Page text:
On the eve of WPIAL boys and girls soccer finals that will be played this coming weekend at Highmark Stadium, it was rather ironic that I came across a commentary written in Soccer America by its Executive Editor Mike Woitalla — U.S. Soccer blundered badly on high school soccer.
It was a fascinating take, and really piqued my interest.
I’ve spent a lot of time in and around the high school game in the past 20 years, first as a college coach recruiting high school players, then as a youth and high school coach (and also a parent) — and the past five or six years I’ve spent more time covering the sport as a soccer reporter and analyst.
For all of its flaws, high school soccer should not be discounted as a part of the landscape of the world’s most popular sport in our country. This isn’t the first time I’ve said this, and won’t be the last.
Clubs and developmental academies are popping up all around in unprecedented numbers as players starting training as early as age six. Our Mark Goodman has begun a new Youth Spotlight series where he will be focusing on providing more information about each club, and I look forward to seeing those.
Many of these clubs provide aspiring young soccer players with year-round training and competition opportunities that can only help a player’s development.
When the high school season rolls around, in our region, most every local club with players in High School usually limit or cede training and competition. The local clubs, such as Riverhounds Developmental Academy, Beadling, Century United, Arsenal, and many others have many coaches who cross-over between clubs and high school teams. Thus, many are involved in the high school game in our region.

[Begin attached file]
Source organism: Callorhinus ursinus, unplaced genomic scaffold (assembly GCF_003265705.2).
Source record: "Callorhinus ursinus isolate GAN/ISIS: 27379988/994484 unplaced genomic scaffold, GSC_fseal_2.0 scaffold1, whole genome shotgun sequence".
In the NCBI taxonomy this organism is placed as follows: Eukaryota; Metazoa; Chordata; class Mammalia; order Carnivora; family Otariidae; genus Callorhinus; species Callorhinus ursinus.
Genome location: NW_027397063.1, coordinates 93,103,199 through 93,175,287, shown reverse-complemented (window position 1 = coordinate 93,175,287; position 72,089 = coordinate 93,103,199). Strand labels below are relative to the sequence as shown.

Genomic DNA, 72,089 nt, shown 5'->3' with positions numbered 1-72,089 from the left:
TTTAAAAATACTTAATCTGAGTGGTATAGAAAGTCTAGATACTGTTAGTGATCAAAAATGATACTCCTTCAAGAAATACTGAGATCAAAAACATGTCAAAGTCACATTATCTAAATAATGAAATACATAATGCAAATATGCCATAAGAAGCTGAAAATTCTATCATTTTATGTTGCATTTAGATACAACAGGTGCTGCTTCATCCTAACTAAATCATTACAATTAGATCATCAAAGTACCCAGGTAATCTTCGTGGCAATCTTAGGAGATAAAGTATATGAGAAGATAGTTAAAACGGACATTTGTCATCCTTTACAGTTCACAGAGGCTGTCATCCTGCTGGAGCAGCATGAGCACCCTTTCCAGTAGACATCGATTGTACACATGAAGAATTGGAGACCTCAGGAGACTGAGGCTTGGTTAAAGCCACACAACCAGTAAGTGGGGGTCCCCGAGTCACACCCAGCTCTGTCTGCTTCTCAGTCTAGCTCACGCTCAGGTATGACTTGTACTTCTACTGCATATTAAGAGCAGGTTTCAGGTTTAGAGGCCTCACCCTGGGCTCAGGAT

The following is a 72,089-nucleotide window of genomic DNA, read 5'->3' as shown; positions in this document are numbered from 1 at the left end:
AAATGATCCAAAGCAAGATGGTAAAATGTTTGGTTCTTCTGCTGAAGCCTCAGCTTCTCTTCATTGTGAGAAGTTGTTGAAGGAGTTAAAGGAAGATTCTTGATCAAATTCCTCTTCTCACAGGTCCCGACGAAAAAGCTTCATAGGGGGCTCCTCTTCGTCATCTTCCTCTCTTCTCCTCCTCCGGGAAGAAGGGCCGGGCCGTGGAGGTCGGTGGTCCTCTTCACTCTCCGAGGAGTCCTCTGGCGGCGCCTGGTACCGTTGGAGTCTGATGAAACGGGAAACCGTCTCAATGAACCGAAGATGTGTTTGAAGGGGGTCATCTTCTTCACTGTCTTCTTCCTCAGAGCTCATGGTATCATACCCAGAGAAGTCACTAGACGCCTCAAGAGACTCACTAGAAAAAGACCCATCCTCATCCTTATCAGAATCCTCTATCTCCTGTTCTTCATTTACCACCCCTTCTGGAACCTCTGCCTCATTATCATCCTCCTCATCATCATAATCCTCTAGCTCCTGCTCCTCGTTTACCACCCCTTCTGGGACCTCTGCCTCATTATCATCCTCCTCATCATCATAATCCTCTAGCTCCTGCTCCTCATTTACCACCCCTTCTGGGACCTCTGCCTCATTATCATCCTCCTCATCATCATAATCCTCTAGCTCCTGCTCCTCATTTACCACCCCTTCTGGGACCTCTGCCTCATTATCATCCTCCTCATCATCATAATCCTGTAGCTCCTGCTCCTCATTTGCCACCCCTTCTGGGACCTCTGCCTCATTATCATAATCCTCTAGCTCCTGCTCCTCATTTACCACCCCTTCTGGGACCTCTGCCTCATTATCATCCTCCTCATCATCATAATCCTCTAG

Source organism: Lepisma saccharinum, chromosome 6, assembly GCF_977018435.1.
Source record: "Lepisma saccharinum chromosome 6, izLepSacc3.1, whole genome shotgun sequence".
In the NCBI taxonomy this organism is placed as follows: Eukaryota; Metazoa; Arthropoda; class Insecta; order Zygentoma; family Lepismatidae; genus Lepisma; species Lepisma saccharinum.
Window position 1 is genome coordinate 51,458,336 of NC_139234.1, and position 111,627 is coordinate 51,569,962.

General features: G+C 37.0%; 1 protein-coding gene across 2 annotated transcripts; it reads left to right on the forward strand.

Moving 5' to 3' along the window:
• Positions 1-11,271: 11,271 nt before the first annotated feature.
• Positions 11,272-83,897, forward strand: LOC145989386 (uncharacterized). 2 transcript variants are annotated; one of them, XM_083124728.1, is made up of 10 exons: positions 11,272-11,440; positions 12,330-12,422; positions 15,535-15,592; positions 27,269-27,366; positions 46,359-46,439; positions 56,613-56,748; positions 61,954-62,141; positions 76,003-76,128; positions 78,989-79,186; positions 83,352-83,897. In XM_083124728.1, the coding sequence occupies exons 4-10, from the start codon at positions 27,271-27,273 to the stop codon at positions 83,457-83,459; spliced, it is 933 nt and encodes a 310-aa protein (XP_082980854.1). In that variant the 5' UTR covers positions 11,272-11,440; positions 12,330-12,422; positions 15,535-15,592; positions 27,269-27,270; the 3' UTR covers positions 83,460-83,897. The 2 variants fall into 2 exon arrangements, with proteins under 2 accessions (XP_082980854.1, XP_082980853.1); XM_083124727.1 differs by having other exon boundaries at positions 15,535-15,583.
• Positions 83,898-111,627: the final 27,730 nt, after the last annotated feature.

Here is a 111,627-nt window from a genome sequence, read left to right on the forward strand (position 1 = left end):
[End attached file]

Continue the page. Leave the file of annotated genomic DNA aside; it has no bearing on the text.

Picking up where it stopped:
There have been numerous young players in recent years from this area who have by-passed High School careers to become part of Developmental Academies, where in the case of kids that are from Western Pennsylvania — that means they’re relocating to Eastern PA (Philadelphia Union), DC area (DC United) or Columbus (Crew).
This still represents a very small number of players that forgo the high school experience.
On the other side of the state, the Philadelphia Union works in partnership with most of its local clubs in development of players beginning around seven or eight years of age.
Today, the Union have been operating a high school of its own, YSC Academy. They’ve spent millions of dollars on the facility in an effort to develop the next generation of U.S. national team stars. Launched in 2013, the school has 73 students from grades 8 through 12, and not just from the Philadelphia region. Many students come from other cities, and a few even come from other countries. They train twice a day and go to class for the rest of the time, and the out-of-towners live in residency. A few came from Pittsburgh-area.
The Riverhounds Developmental Academy still is in it’s infancy stages, and local players, such as West Allegheny’s Nathan Dragisich have been provided opportunities to be a part of the Pathway to the Pros program established this year, where certain players will have training opportunities along side pro players.
Still, almost every soccer player in our region, ages 14 to 18 are part of their respective high school teams.